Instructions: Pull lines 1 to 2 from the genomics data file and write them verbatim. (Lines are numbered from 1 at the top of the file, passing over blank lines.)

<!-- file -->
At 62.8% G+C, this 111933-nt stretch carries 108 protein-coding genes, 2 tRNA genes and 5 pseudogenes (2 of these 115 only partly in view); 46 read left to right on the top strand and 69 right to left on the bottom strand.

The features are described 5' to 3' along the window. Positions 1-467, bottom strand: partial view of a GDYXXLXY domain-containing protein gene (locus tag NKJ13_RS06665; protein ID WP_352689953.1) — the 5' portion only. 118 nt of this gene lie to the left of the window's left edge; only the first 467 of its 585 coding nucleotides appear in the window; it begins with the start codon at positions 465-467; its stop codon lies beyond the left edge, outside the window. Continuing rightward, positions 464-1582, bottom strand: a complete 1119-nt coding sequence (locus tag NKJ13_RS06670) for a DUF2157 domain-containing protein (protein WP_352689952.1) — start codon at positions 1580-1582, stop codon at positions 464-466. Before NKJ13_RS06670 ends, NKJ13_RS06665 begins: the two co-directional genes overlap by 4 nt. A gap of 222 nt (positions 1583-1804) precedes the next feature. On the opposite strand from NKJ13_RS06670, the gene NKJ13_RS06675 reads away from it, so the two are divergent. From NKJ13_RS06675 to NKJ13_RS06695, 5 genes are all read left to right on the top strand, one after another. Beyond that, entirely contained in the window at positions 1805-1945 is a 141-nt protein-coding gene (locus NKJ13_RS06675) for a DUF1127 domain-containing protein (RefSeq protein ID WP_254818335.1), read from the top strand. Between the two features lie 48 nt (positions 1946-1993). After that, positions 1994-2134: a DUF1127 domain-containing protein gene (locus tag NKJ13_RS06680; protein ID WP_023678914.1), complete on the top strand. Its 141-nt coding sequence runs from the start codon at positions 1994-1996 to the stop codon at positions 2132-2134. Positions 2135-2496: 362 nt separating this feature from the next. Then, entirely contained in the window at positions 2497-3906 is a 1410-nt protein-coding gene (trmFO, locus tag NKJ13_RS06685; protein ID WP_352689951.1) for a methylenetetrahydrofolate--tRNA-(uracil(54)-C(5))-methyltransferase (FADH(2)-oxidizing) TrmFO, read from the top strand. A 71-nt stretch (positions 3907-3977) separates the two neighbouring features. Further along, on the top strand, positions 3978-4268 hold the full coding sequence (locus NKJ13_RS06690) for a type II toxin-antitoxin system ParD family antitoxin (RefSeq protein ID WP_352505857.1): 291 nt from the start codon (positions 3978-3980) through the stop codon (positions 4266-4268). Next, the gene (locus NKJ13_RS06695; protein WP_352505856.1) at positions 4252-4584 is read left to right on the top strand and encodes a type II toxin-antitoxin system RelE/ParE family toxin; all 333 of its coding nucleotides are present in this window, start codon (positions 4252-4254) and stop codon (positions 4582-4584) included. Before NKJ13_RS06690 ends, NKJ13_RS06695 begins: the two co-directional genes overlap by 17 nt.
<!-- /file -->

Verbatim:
At 62.8% G+C, this 111933-nt stretch carries 108 protein-coding genes, 2 tRNA genes and 5 pseudogenes (2 of these 115 only partly in view); 46 read left to right on the top strand and 69 right to left on the bottom strand.

The features are described 5' to 3' along the window. Positions 1-467, bottom strand: partial view of a GDYXXLXY domain-containing protein gene (locus tag NKJ13_RS06665; protein ID WP_352689953.1) — the 5' portion only. 118 nt of this gene lie to the left of the window's left edge; only the first 467 of its 585 coding nucleotides appear in the window; it begins with the start codon at positions 465-467; its stop codon lies beyond the left edge, outside the window. Continuing rightward, positions 464-1582, bottom strand: a complete 1119-nt coding sequence (locus tag NKJ13_RS06670) for a DUF2157 domain-containing protein (protein WP_352689952.1) — start codon at positions 1580-1582, stop codon at positions 464-466. Before NKJ13_RS06670 ends, NKJ13_RS06665 begins: the two co-directional genes overlap by 4 nt. A gap of 222 nt (positions 1583-1804) precedes the next feature. On the opposite strand from NKJ13_RS06670, the gene NKJ13_RS06675 reads away from it, so the two are divergent. From NKJ13_RS06675 to NKJ13_RS06695, 5 genes are all read left to right on the top strand, one after another. Beyond that, entirely contained in the window at positions 1805-1945 is a 141-nt protein-coding gene (locus NKJ13_RS06675) for a DUF1127 domain-containing protein (RefSeq protein ID WP_254818335.1), read from the top strand. Between the two features lie 48 nt (positions 1946-1993). After that, positions 1994-2134: a DUF1127 domain-containing protein gene (locus tag NKJ13_RS06680; protein ID WP_023678914.1), complete on the top strand. Its 141-nt coding sequence runs from the start codon at positions 1994-1996 to the stop codon at positions 2132-2134. Positions 2135-2496: 362 nt separating this feature from the next. Then, entirely contained in the window at positions 2497-3906 is a 1410-nt protein-coding gene (trmFO, locus tag NKJ13_RS06685; protein ID WP_352689951.1) for a methylenetetrahydrofolate--tRNA-(uracil(54)-C(5))-methyltransferase (FADH(2)-oxidizing) TrmFO, read from the top strand. A 71-nt stretch (positions 3907-3977) separates the two neighbouring features. Further along, on the top strand, positions 3978-4268 hold the full coding sequence (locus NKJ13_RS06690) for a type II toxin-antitoxin system ParD family antitoxin (RefSeq protein ID WP_352505857.1): 291 nt from the start codon (positions 3978-3980) through the stop codon (positions 4266-4268). Next, the gene (locus NKJ13_RS06695; protein WP_352505856.1) at positions 4252-4584 is read left to right on the top strand and encodes a type II toxin-antitoxin system RelE/ParE family toxin; all 333 of its coding nucleotides are present in this window, start codon (positions 4252-4254) and stop codon (positions 4582-4584) included. Before NKJ13_RS06690 ends, NKJ13_RS06695 begins: the two co-directional genes overlap by 17 nt.